Amazingly, only a few short hours after returning safely, I was already dreaming of my return to the winter paradise, a ski mountaineers dream of snow, rock, and ice. I think next time I won’t pick a weekend with record breaking cold temperatures, I will choose a better a stove, and perhaps go with a partner. But overall I was very happy with the experience. I was able to overcome a difficult situation and keep myself relatively safe. I had been able to finally return to the wild, harsh, alpine landscape that has captivated me my entire adult life. I feel like this trip closed a chapter in my life where I learned so much and gained an appreciation of the mountains I had lost somewhere along the way. Its no longer about proving myself or competing, its about using the skills I have gained over an adult lifetime in the mountains to access areas that inaccessible to all but a lucky few. I am so fortunate and blessed to be one of those few again.

 

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Mount Rainier, Fuhrer Finger: a 9000ft ski descent in walk mode

I’d been dreaming about skiing the Fuhrer Finger on Mt. Rainier since hearing about it a few years ago when I moved out here. One of the most direct lines up the mountain from Paradise-the Fuhrer Finger is a steep chute that connects the upper Nisqually Glacier to the Wilson Glacier and bypasses the worst of the Nisqually Icefall. I was also apprehensive about skiing such a full on route on Mt. Rainier. Rainier is never easy. The glaciers are always crevasse riddled, snow is always variable as is the weather. Since injuring my knee in a ski accident where I got hit by a snowboarder in the air and ended up tearing all my ligaments both menisci and broke my tibial plateau I haven’t fully regained my confidence in ski mountaineering or skiing steep lines. Still, I thought it was within my abilities when Brian and I decided to go for it on Cinco de Mayo, 2019.

Our semester ended on Friday and I attended HU’s 37th commencement where one of my Environmental Studies students and former iNATURE research intern was commencement speaker. It was great to see my first cohort of students walk the stage. I had the privilege to mentor them and watch them grow as students and as people over the past four years. Because of graduation, the Season Finale for YAMA (yamamusic.org a local charity where I serve on the Board) and an event for La Casa Hogar (http://www.lacasahogar.org/) at Bale Breaker Brewing, where Brian runs the lab, we decided to ski it on Sunday-Monday. This also helped us avoid the weekend crowds somewhat.

We left Yakima at around 7:30am and drove to Paradise leisurely. Arrived around 11am and got the run around from the park service. We had to walk back and forth between the climbing permit office and the Visitor Center three times before we were finally set to go. It was getting really hot by the time we packed up and left the overnight lot for our ascent to the Castle at 9200’ from a starting elevation of around 5400’.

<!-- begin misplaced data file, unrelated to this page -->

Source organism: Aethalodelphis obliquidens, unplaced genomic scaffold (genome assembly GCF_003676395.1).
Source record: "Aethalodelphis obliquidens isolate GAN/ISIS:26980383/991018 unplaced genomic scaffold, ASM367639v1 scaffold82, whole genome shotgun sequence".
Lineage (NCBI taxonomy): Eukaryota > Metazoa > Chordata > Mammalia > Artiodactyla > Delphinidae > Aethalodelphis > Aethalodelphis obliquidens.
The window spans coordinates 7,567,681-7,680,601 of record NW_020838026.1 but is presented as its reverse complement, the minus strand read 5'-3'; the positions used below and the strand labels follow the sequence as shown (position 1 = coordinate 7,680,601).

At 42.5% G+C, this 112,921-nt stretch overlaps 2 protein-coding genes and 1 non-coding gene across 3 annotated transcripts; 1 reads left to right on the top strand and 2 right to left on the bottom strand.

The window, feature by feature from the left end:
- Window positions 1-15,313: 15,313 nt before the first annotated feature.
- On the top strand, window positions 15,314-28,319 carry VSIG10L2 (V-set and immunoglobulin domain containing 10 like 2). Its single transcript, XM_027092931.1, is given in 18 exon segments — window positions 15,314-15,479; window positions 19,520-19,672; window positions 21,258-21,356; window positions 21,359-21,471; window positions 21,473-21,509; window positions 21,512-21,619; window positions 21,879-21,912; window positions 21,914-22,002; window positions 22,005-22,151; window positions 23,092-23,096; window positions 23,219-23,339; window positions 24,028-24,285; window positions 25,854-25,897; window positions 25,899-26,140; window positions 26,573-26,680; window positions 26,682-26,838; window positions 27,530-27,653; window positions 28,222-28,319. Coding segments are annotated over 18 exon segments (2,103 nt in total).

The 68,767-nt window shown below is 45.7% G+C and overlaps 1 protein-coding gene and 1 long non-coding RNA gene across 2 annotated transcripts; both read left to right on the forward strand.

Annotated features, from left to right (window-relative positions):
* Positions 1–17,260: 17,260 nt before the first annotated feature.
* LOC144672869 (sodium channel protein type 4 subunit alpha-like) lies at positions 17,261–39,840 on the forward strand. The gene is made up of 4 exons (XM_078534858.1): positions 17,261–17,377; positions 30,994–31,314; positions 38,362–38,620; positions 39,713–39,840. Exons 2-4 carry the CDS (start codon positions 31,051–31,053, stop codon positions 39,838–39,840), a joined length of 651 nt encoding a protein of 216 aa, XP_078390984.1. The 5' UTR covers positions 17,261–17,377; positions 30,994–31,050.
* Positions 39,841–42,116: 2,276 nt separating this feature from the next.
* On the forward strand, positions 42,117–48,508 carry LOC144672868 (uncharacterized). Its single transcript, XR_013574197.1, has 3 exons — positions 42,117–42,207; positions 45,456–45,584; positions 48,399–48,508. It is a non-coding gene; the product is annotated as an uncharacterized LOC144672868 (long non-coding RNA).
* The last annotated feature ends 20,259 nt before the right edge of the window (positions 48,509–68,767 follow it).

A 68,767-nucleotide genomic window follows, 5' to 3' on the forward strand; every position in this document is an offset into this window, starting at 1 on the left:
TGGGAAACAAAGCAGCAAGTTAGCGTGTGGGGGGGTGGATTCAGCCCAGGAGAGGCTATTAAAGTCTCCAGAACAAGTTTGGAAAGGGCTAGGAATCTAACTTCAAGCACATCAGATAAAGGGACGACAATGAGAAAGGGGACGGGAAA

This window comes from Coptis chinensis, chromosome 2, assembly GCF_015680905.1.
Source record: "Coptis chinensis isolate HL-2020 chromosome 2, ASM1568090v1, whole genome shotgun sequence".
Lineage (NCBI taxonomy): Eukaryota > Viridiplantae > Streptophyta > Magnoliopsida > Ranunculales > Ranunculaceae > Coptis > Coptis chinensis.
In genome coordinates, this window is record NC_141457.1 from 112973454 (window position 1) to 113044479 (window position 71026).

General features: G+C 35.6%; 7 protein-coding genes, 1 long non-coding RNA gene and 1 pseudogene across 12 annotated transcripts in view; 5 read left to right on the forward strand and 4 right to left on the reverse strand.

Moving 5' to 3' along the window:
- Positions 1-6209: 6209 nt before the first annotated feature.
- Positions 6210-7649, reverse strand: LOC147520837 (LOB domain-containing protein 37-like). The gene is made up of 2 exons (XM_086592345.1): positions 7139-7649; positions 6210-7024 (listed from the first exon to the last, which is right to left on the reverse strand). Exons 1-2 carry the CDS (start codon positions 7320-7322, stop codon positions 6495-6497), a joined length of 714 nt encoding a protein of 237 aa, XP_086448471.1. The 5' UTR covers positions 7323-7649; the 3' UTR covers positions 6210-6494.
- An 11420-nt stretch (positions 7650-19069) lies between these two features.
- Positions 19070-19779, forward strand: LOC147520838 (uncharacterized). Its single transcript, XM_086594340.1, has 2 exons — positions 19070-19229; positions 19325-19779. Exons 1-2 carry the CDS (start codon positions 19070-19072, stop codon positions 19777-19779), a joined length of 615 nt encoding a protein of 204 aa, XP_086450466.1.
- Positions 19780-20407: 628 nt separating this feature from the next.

It was a zoo as usual as we headed up from Paradise. It was incredibly hot-coming straight out of winter- neither of us were used to such a beat down from the sun. We sweated our way up to the look-out then dropped out skins and skied a few turns down to the Nisqually Glacier. We crossed a few crevasses as we traversed over to the Wilson Glacier and the skinning was made harder by the bootpack trail created by the 60-80 or so people doing a crevasse rescue course just above us on the glacier. I am always surprised how many people the guide services are allowed to take up the mountain in a single group. As we ascended the ridge up to the Wilson we were thankfully out of the zoo that Paradise becomes this time of year.

 

Several parties had climbed and skied the Finger the day before and were making their way down as we ascended. We got minimal beta from the first group and watched a couple others descend-they looked absolutely exhausted as we knew we would be the next day. I just hoped I wouldn’t feel as ragged as some of those folks looked. A bit higher up on the ridge a skier and snowboarder kicked off a wet slide that carried the skier 100 ft down the glacier toward a few open crevasses. The sticky mashed potato snow stopped his momentum but one of his skis continued all the way down to a flat step on the ridge a few hundred feet below. We heard him call up to a group above and ask for a shovel! We thought-what the hell is he doing up here without a snow shovel! The boarder didn’t communicate that he had his buddy’s ski, so the skier kept looking until we call up to him that his ski was down below and he needed to descent. He almost dropped straight down into the crevasse but fortunately his buddy told him to go around it. Pure shenanigans!